[ltp] thinkpad X1 7th o 8th generation

Bjørn Mork bjorn at mork.no
Sat Aug 15 14:41:54 CEST 2020

Florian Reitmeir <florian at reitmeir.org> writes:

> Hi,
> Am 11.08.2020 um 10:52 schrieb Bjørn Mork:
>> That's completely useless in my experience.  It just means that you
>> might be able to boot Ubuntu.  Which you already knew.  It's very hard
>> to prevent...
>> The Ubuntu certification does not answer any of the important questions:
>> Which hardware parts will work
>>   - out-of-the-box?
>>   - after installing proprietary firmware?
> i really believe there is no notebook out there which has no p-firmware.
> BIOS/UEFI firmware for ssd's .. the claim is pretty useless.

I completely agree based on that interpretation.

But I was thinking about firmware which must be downloaded and install
on the system disk, but I see that this wasn't clear. The typical
example is an Intel WiFI card.  It will not work without a proprietary
firmware blob which the driver loads from the system disk. The firmware
by itself isn't any worse that what you'll find in flash on the SSD or
system BIOS, but the installation method forces the user to accept
non-free software sources.  This is an important distinction to some

I believe a proper certification should include this information.

>>   - after installing out-of-tree drivers?
>>   - after sacrificing your first-born?
>>   - never ever
> it is not the fault of an OEM, that da driver is not included in the
> linux kernel.

We disagree there.  The OEMs select hardware components. As end users we
can only "vote with our wallets" if the OEMs do the same.

Today there are lots of hardware options which will work with Linux.
The OEMs can and should push back, and they can also independently work
on Linux support.  They are in a much better position than the average
developer, who often don't stand a chance getting any documention or
other development help from the vendor.

We do also have examples like the Lenovo Fibocom L850-GL integration,
where Lenovo blacklisted the module in USB mode and thereby
unnecessarily prevented it from working in Linux.  They knew very well
that the PCIe interface is undocumented and closed with no available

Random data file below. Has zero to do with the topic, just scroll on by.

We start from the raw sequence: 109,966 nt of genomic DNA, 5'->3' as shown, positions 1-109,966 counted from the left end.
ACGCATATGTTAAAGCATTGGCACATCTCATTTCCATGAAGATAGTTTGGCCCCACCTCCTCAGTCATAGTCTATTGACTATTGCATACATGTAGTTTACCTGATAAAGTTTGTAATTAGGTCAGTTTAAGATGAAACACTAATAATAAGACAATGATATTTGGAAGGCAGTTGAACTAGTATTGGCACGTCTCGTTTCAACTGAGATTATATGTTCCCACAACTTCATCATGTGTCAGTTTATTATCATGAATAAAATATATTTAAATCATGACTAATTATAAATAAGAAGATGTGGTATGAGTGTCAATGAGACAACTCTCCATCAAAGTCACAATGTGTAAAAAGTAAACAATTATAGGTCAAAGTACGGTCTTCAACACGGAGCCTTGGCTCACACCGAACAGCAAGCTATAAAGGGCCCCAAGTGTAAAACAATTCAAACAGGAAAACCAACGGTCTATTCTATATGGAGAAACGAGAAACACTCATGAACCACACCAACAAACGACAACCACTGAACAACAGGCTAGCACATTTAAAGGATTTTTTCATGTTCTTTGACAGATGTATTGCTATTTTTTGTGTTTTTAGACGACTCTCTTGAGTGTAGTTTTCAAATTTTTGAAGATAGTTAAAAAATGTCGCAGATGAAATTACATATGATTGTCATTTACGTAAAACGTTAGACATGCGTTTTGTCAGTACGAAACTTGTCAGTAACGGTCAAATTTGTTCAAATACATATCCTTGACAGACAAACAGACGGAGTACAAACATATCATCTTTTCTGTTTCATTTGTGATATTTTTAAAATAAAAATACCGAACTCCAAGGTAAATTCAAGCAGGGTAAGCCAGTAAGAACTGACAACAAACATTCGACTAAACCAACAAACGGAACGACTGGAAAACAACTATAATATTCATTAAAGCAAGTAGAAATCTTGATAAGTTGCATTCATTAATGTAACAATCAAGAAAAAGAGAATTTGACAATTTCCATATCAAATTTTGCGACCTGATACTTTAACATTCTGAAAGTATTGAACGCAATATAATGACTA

Linux driver, while the USB interface had a standardized CDC MBIM
function which would work out-of-the-box in Linux.

Anyway, I don't think anyone cares who's fault it is that a device
doesn't work.  We want to know whether it works or not.

Predicting the future adds some uncertainty, of course, so it might be
hard to say "never ever".  But I do think there are examples of hardware
we can make that assumption, and be pleasantly surprised if it proves

> hard claims. so lenovo should test every possible lte modem out there
> to satisfy your needs?

No, why would I want that?

I want them to drop the code they add to lock me to Lenovo parts, which
are over-priced and hard to use with Linux.  This code is added purely
for commercial reasons, and I am beating back at that.  IMHO it is a
commercial suicide.  "We know our hardware sucks, so have to prevent you
from fixing it".

> you don't even know what they modified in the firmware/hardware and why.
> thermal? regulatory?

The regulatory requirement is a lie that is hard to kill. 

If it were true, then why are there laptop vendors who don't add such
code to their BIOS?

There are no legal or technical requirements forcing vendors to add this
code.  That's just mumbo-jumbo excuse. Laptop vendors are not required
to prevent any hardware modifications.  Even if some of these
modifications might have thermal or regulatory consequences.  That's the
user making the modificatios' problem.

And it's not like the vendors try to prevent you from removing or
replacing a fan or an RF shield.  Which have far more serious
consequences than replacing a modem module with another certified modem

> i know law's like regulatory for WIFI and LTE are not the most loved
> things, but they exist.

Bullshit.  Well, of course regualtory laws exist, but the contents is
actually sane (in the parts of the world where I've seen and/or written
them at least).

Please point me to the law (of any country) which requires a laptop
vendor to add modem whitelists in the system BIOS.


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